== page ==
Our feature car is one of those proposed rally prepared “Safari” 911 builds. Begun in 2016, it happens to be a tribute to the 1978 factory “Safari” SC. Hence the custom light bar, welded in bumper guards, Martini livery, and appropriate graphics. But it is not a car trying to be something it is not. It has a 3.2L motor instead of a 3.0, it has the modern shocks, and a safety fuel tank. As a result, this build is capable of entering the grueling 3,000-mile East African “Safari Classic” that is still run today.
It would be easy to say that that the difference between this build and others is simply time and money. But it’s more than that. It’s a desire by the builder to make sure everything is right and that the car meets his client’s needs, both known and unknown.
Dave Bouzaglou of TRE Motorsports in North Hollywood, California built such a car recently. His client had just a few requests, like air conditioning and a comfortable race seat. Dave made sure of that, and all the other stuff that needed to be done. Like shocks, bumpers, and skid plates that can hold up to big rocks.
We recently had an opportunity to test this tribute 911 on the rocky dirt roads above Palmdale, California. Dust flew and every moving part was exercised. This car can take punishment way beyond what is normally anticipated. We hope the photos show you how much fun this test day really was. I’m sure Waldegård would have enjoyed it too, especially with air conditioning.
Porsche 911 SC “Safari” Tribute Specs:
1982 911SC VIN# WPOAA0918CS122093
Fiberglass duck tail
Carbon fiber roof skin (sunroof delete)
Carbon fiber front hood
Front and rear window retainer clips
C pillar external grab handles
Reinforced steel plating of front wheel wells and rear spring plate mountings
Full roll cage to competition rally specification; ties in front and rear suspension mountings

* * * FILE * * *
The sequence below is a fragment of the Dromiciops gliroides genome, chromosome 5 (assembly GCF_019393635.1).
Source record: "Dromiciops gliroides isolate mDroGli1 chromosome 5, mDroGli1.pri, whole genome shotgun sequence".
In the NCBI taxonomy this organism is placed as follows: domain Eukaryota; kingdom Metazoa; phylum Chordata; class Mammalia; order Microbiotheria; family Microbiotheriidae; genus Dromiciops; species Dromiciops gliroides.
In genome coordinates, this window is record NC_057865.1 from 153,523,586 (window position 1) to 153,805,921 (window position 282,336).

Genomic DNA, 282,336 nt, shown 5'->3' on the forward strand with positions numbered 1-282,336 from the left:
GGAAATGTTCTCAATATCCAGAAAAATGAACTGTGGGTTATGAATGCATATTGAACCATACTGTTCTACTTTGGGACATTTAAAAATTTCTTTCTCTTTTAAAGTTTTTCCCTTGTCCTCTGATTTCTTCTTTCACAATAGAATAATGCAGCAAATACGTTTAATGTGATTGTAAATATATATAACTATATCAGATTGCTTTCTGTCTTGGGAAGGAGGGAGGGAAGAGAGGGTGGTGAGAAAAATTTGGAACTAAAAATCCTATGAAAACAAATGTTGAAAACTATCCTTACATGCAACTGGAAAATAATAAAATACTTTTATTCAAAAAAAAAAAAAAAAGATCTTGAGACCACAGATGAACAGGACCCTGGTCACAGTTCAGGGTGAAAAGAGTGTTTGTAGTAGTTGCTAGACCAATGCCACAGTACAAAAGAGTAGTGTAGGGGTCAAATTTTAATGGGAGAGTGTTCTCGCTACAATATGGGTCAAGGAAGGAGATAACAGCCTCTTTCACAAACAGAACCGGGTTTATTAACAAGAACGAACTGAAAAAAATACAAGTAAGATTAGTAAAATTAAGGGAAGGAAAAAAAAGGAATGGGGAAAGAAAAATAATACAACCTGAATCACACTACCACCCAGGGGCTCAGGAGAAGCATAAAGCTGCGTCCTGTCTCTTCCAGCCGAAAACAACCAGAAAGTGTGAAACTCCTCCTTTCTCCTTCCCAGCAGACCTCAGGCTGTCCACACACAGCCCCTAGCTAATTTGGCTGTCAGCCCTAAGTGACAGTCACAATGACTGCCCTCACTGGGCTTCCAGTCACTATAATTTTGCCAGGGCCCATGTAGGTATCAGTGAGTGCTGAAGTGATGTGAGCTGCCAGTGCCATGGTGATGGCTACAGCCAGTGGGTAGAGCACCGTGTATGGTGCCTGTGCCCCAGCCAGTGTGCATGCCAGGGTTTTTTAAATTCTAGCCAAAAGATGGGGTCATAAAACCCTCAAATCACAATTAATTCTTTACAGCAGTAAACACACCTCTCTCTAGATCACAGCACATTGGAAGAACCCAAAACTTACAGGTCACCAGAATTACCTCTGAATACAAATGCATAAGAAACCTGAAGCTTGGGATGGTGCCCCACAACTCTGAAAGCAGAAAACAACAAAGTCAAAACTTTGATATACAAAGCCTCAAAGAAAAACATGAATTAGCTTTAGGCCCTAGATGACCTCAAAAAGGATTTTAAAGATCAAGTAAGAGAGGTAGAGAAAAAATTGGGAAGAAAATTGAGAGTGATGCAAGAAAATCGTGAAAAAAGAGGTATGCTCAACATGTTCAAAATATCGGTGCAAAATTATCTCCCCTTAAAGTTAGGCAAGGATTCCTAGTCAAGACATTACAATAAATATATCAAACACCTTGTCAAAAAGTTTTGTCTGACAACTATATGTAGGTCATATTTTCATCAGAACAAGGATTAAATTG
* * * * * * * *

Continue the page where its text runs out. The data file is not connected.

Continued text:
Full front to rear multi-piece 7mm thick aluminum skid plate protection system front to rear
Custom made brush bar
Custom made rear bumper step bar
Gravel/tarmac rally tire set on 6 x 15 Fuchs wheels all around
Rebuilt 3.2-liter engine with chip and plasma coated header system
Stainless dual exit muffler
Drop limit straps on rear control arms
EXE-TC front and rear coil over dampers with adjustable shock absorbers, Long travel Safari spec
EXE-TC front rally duty ball joints
Reinforced front control arms
Tarrett adjustable sway bars front and rear (easily disconnected for off-highway use)
Wevo billet shifter
Reinforced aluminum 915 gearbox
10% shorter gear ratios 2 thru 4th gears / Stock 5th for highway driving, Limited slip
Dual multi-tube brass radiant heat oil coolers location in front fenders. Oil hoses routed through the interior for protection
56-liter safety fuel cell with upper trunk mounted fuel pump
2-liter washer system
Sparco Ergo FIA race seats, passenger side mounted low for navigator
Race harnesses for driver and passenger
RS America style door panels with window switches relocated to a center console between the seats
Interior and Exterior kill switches
Custom made plenum for air conditioning condenser located under the fuel cell. Push through fan draws air in from behind the front bumper and blows it out the original gas tank opening under the car
Cibie Oscar driving lamps in hood pod and on passenger door
H4 euro version headlamps
Custom cut graphics tribute to 1978 East African Safari entries by Porsche
Custom made stainless arced tube roof rack with wood slats by Revival Motorcycles
Article and photos Copyright 2019 Randy Wells. All Rights Reserved.